April 3, 2015

Spotlight: Brie Moreno

Curious, lively, fuzzy, milky, optimistic.

Inspired by alt comics and zine culture, Brie Moreno’s drawings are youthful, bold, and just a bit unsettling. In her own words, her work is “reminiscent of things you might find in a math exercise book for a grade one class”. In the vein of Esther Pearl Watson (known best for her comics in Bust Magazine), Brie draws over the top characters that often subvert ultra-feminine ideals. Her use of personal experiences in her drawings makes them delightfully accessible, so much so that looking at them almost feels like you’re part of an inside joke. I caught up with Brie and we talked about inspirations, zines, and dreams of professional dog walking.

THE LE SIGH: How much of your drawings are based off of real-life experience? 

BRIE MORENO: Almost all of my drawings are based off things I’ve observed or rituals I find myself doing throughout the day. Sometimes I filter my experiences through made up characters and fabricate a more elaborate story to keep things entertaining for myself. More than anything, I like to make a visual diary with most of my drawings since I usually find it difficult to fit all my feelings throughout the day into writing.

TLS: What things inspire your work the most?

BM: Early mornings, coffee, street style, my friends, dollar stores, thrift stores, silk folds, dingy motels, waiting room art, novelty mugs, animals, reading zines, going to the National Gallery of Canada, everyday objects like soap and bowls, opal jewelry, and my room when it’s clean.

TLS: Feminist themes appear a lot in your work. Would it be fair to say that a lot of your work critiques societal constructs of femininity?

BM: Yes, I think it’s something that I try and touch on in my work. I feel like a lot of the characters I draw don’t fit society’s version of what it means to be feminine and I don’t always do it on purpose but it’s something that I think about a lot. It bothered me growing up that I didn’t see myself in cartoons or books I would read, so now I use my drawings as a reflection of myself and perhaps how others might view themselves - a little different but still beautiful.

TLS: Being only 19, do you think your age is an important aspect of your work?

BM: I think in terms of developing my style age played a part just because as I kept practicing I naturally improved. I think in reference to the subjects I focus on and the content, age is important because I draw mainly about being a young adult and my experiences. That being said, I also think that I’ll always have a youthful approach to anything I draw no matter what age.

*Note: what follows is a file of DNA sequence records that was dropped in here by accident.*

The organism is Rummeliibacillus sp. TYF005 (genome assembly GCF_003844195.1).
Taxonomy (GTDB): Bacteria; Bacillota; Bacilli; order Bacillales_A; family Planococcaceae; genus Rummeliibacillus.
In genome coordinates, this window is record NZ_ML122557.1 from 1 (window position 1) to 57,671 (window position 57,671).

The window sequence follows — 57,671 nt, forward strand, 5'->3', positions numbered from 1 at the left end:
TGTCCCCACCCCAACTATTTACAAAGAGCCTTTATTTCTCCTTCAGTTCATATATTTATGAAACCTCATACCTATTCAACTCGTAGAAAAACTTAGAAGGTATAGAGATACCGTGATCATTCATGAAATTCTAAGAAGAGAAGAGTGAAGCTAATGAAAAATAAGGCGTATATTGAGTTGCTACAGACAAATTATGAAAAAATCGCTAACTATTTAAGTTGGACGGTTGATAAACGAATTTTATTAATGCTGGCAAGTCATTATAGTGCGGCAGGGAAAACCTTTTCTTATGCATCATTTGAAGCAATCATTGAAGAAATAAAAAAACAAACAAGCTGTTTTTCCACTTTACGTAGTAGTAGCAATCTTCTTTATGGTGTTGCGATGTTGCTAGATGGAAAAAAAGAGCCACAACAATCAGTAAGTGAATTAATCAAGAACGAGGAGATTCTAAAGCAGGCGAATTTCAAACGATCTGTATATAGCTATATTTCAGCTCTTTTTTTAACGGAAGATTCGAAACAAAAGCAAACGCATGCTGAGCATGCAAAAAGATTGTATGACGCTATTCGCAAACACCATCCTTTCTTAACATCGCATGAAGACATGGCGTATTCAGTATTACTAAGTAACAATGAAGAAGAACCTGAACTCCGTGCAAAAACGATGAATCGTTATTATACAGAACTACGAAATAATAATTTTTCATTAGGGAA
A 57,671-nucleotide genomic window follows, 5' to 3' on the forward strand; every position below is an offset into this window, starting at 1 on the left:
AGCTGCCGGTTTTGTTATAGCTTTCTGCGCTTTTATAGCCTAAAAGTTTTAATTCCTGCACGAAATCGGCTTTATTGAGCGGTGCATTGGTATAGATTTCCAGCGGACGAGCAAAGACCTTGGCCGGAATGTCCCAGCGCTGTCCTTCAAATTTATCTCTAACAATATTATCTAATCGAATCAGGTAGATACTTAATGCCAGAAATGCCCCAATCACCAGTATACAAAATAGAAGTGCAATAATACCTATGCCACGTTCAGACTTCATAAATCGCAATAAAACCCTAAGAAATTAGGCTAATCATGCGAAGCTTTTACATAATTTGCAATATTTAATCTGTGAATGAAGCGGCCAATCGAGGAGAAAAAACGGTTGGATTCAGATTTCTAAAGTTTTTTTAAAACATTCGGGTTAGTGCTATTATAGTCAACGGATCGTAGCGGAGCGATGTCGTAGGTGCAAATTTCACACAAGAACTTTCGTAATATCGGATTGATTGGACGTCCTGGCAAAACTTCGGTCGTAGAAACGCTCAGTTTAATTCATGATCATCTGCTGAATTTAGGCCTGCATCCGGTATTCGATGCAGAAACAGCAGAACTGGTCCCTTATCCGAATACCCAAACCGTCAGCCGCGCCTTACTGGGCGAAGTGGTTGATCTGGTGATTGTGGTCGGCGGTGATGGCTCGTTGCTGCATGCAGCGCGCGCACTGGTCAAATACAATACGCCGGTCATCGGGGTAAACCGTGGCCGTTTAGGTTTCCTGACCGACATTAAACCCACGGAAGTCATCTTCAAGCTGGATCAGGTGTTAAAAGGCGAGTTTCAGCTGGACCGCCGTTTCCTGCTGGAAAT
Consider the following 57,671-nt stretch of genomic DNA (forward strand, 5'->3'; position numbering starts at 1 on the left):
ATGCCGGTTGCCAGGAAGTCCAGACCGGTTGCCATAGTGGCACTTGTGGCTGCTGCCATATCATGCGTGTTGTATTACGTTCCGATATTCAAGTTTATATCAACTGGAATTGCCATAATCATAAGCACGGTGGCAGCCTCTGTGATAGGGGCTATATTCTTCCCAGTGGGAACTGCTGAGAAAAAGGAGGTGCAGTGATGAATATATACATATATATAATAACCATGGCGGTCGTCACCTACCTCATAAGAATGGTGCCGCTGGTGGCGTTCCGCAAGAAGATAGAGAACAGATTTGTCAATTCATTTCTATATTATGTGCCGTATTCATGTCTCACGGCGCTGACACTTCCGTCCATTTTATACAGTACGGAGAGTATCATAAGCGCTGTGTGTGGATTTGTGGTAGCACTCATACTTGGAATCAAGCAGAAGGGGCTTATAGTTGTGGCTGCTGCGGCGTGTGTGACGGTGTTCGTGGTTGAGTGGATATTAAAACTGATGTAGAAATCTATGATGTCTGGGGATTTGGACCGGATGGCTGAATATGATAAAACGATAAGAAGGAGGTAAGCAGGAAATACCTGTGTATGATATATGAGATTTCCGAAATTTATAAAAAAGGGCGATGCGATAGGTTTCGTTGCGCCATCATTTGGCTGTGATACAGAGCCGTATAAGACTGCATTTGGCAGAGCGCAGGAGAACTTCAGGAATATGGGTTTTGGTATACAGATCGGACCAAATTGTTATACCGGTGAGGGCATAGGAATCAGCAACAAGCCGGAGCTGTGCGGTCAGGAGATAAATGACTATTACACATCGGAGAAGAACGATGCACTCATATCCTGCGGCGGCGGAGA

TLS: What are five words you would use to describe your work?

BM: Curious, lively, fuzzy, milky, optimistic

TLS: If you could pick a dream job, what would it be?

BM: The dream would be able to make a living off of selling zines and prints while working as a professional dog walker on the side.

TLS: Are there any parallels between your work and your personal style? How do you see the two in relation to each other? 

BM: I think my personal style and my work meet cohesively. I think it’s important to surround myself with things I find motivating and inspiring in order to bring out the most in my artwork. There’s definitely a conversation that happens between the two that’s hard for me to even articulate.

TLS: Are there any other mediums that you work in besides illustration?

BM: When I attended Ottawa U I worked with plaster for the first time in a sculpture class I was required to take. I fell in love with the process of creating with it and made some of my favourite work through sculpture. Papier mache is another form of sculpture that I’ve really been digging lately, because of how accessible it is to make.

TLS: Who are some of your favorite female and non-binary artists on tumblr?

BM: I was actually talking to my friends the other day about how almost all of our favourite artists are women or non-binary, a thought we were ecstatic to realize. I love JMKE, Kendra Yee, Maren Karlson, Ginette Lapalme, Misaki Kawai, Chloe Wise, Lindsay Bottos, Amy Lockhart, Lauren Cook, Tomoko Taniguchi, Luisa Rodriguez, Hobbes Ginesberg, Saicoink, Betty Liang, Cheyenne Sophia, Laurence Philomene, Amy Stober, Arvida Bystrom, Nyssa Sharp, Grace Miceli, and so many more I honestly could gush about how much I love these artists forever and ever.

TLS: What direction do you see your work/art practice headed in?

BM: I love art that serves a functional purpose, so in the near future I’m going to try and make my own t-shirts and caps! Speaking in the far off future I would like to make a comic book or children’s book- as much as I love sculpture I know that my future will always consist of drawing.

TLS: What stuff have you been into lately? 

BM: Art-wise I’ve really been into making soft sculptures out of old clothes and fabric swatches (although I’m just in the planning stage right now because I still have to  get all my old clothes from back home). Claes Oldenburg’s soft sculptures in particular were a big influence on me when I started getting more involved in creating art. I would constantly look to his work for inspiration- even though drawing was my primary medium. As for music I’ve been listening to a lot of bands from Ottawa like New Swears, Organ Eyes, Peach Kelli Pop, Swollen Eyes etc. probably because I’m a little homesick.

Check out more of Brie’s work on her blog.

THIS STAFF POST WAS CONTRIBUTED BY:
Lindsay Bottos is an artist/writer/cyber babe living in Baltimore with her cat Weenie. You can see more of her work here and follow her blog here.